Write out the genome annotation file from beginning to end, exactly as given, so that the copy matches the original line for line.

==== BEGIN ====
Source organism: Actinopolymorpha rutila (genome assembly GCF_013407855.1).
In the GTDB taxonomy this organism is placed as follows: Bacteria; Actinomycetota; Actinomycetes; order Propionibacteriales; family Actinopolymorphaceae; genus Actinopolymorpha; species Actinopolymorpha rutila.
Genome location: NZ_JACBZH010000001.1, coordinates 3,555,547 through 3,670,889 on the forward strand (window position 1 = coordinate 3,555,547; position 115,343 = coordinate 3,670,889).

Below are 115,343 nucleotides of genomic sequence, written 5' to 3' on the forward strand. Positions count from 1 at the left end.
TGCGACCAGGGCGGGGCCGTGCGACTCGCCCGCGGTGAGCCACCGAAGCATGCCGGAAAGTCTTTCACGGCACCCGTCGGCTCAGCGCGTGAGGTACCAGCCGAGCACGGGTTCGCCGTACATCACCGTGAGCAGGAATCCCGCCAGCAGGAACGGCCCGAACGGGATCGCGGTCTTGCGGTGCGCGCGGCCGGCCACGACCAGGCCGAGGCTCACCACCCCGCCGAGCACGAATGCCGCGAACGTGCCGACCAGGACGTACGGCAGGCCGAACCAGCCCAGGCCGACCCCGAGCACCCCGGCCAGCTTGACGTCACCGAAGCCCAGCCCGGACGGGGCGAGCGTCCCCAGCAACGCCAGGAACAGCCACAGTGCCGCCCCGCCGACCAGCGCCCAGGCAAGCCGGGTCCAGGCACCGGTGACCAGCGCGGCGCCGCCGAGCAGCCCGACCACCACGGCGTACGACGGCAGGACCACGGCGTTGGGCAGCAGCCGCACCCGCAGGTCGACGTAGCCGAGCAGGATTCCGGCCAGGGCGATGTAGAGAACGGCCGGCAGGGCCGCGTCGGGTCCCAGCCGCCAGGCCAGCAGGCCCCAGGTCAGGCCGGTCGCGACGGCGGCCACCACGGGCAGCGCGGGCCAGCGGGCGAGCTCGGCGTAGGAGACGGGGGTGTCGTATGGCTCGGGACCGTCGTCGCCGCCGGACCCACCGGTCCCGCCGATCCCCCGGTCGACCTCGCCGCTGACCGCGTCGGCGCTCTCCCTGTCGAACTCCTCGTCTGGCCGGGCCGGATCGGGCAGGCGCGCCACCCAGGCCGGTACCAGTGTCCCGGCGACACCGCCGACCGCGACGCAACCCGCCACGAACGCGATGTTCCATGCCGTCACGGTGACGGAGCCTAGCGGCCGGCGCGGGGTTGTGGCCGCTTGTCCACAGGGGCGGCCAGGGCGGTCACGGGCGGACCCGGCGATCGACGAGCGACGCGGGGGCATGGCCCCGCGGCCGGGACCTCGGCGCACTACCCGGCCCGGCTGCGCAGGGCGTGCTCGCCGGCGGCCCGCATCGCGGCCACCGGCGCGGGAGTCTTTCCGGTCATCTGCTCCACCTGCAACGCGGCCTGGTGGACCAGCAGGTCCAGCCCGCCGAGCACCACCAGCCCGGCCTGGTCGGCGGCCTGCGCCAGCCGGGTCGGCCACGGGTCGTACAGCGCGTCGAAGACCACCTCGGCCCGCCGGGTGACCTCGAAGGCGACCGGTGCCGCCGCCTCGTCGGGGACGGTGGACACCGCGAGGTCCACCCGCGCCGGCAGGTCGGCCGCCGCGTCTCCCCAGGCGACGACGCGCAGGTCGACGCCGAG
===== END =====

Source organism: Actinopolymorpha rutila (genome assembly GCF_013407855.1).
In the GTDB taxonomy this organism is placed as follows: Bacteria; Actinomycetota; Actinomycetes; order Propionibacteriales; family Actinopolymorphaceae; genus Actinopolymorpha; species Actinopolymorpha rutila.
Genome location: NZ_JACBZH010000001.1, coordinates 3,555,547 through 3,670,889 on the forward strand (window position 1 = coordinate 3,555,547; position 115,343 = coordinate 3,670,889).

Below are 115,343 nucleotides of genomic sequence, written 5' to 3' on the forward strand. Positions count from 1 at the left end.
TGCGACCAGGGCGGGGCCGTGCGACTCGCCCGCGGTGAGCCACCGAAGCATGCCGGAAAGTCTTTCACGGCACCCGTCGGCTCAGCGCGTGAGGTACCAGCCGAGCACGGGTTCGCCGTACATCACCGTGAGCAGGAATCCCGCCAGCAGGAACGGCCCGAACGGGATCGCGGTCTTGCGGTGCGCGCGGCCGGCCACGACCAGGCCGAGGCTCACCACCCCGCCGAGCACGAATGCCGCGAACGTGCCGACCAGGACGTACGGCAGGCCGAACCAGCCCAGGCCGACCCCGAGCACCCCGGCCAGCTTGACGTCACCGAAGCCCAGCCCGGACGGGGCGAGCGTCCCCAGCAACGCCAGGAACAGCCACAGTGCCGCCCCGCCGACCAGCGCCCAGGCAAGCCGGGTCCAGGCACCGGTGACCAGCGCGGCGCCGCCGAGCAGCCCGACCACCACGGCGTACGACGGCAGGACCACGGCGTTGGGCAGCAGCCGCACCCGCAGGTCGACGTAGCCGAGCAGGATTCCGGCCAGGGCGATGTAGAGAACGGCCGGCAGGGCCGCGTCGGGTCCCAGCCGCCAGGCCAGCAGGCCCCAGGTCAGGCCGGTCGCGACGGCGGCCACCACGGGCAGCGCGGGCCAGCGGGCGAGCTCGGCGTAGGAGACGGGGGTGTCGTATGGCTCGGGACCGTCGTCGCCGCCGGACCCACCGGTCCCGCCGATCCCCCGGTCGACCTCGCCGCTGACCGCGTCGGCGCTCTCCCTGTCGAACTCCTCGTCTGGCCGGGCCGGATCGGGCAGGCGCGCCACCCAGGCCGGTACCAGTGTCCCGGCGACACCGCCGACCGCGACGCAACCCGCCACGAACGCGATGTTCCATGCCGTCACGGTGACGGAGCCTAGCGGCCGGCGCGGGGTTGTGGCCGCTTGTCCACAGGGGCGGCCAGGGCGGTCACGGGCGGACCCGGCGATCGACGAGCGACGCGGGGGCATGGCCCCGCGGCCGGGACCTCGGCGCACTACCCGGCCCGGCTGCGCAGGGCGTGCTCGCCGGCGGCCCGCATCGCGGCCACCGGCGCGGGAGTCTTTCCGGTCATCTGCTCCACCTGCAACGCGGCCTGGTGGACCAGCAGGTCCAGCCCGCCGAGCACCACCAGCCCGGCCTGGTCGGCGGCCTGCGCCAGCCGGGTCGGCCACGGGTCGTACAGCGCGTCGAAGACCACCTCGGCCCGCCGGGTGACCTCGAAGGCGACCGGTGCCGCCGCCTCGTCGGGGACGGTGGACACCGCGAGGTCCACCCGCGCCGGCAGGTCGGCCGCCGCGTCTCCCCAGGCGACGACGCGCAGGTCGACGCCGAG